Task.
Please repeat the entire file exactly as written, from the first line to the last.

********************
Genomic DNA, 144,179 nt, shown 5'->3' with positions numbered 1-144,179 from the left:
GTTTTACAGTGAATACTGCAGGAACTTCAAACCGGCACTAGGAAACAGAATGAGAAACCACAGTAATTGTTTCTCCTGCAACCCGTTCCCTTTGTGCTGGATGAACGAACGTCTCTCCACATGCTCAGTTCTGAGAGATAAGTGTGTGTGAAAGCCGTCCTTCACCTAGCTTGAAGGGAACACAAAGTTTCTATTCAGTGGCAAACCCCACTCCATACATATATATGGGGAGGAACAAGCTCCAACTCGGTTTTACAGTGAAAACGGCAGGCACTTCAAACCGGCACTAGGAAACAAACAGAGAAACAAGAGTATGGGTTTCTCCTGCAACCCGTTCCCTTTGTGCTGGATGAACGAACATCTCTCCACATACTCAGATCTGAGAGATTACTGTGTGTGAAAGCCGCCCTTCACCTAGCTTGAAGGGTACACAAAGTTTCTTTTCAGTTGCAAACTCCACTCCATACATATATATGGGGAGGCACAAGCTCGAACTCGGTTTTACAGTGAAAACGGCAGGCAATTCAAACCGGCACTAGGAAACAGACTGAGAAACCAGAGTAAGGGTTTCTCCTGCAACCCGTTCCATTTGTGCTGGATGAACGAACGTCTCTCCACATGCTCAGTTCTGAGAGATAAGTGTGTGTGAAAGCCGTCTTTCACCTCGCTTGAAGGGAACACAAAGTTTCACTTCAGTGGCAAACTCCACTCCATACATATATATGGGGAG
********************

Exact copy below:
Genomic DNA, 144,179 nt, shown 5'->3' with positions numbered 1-144,179 from the left:
GTTTTACAGTGAATACTGCAGGAACTTCAAACCGGCACTAGGAAACAGAATGAGAAACCACAGTAATTGTTTCTCCTGCAACCCGTTCCCTTTGTGCTGGATGAACGAACGTCTCTCCACATGCTCAGTTCTGAGAGATAAGTGTGTGTGAAAGCCGTCCTTCACCTAGCTTGAAGGGAACACAAAGTTTCTATTCAGTGGCAAACCCCACTCCATACATATATATGGGGAGGAACAAGCTCCAACTCGGTTTTACAGTGAAAACGGCAGGCACTTCAAACCGGCACTAGGAAACAAACAGAGAAACAAGAGTATGGGTTTCTCCTGCAACCCGTTCCCTTTGTGCTGGATGAACGAACATCTCTCCACATACTCAGATCTGAGAGATTACTGTGTGTGAAAGCCGCCCTTCACCTAGCTTGAAGGGTACACAAAGTTTCTTTTCAGTTGCAAACTCCACTCCATACATATATATGGGGAGGCACAAGCTCGAACTCGGTTTTACAGTGAAAACGGCAGGCAATTCAAACCGGCACTAGGAAACAGACTGAGAAACCAGAGTAAGGGTTTCTCCTGCAACCCGTTCCATTTGTGCTGGATGAACGAACGTCTCTCCACATGCTCAGTTCTGAGAGATAAGTGTGTGTGAAAGCCGTCTTTCACCTCGCTTGAAGGGAACACAAAGTTTCACTTCAGTGGCAAACTCCACTCCATACATATATATGGGGAG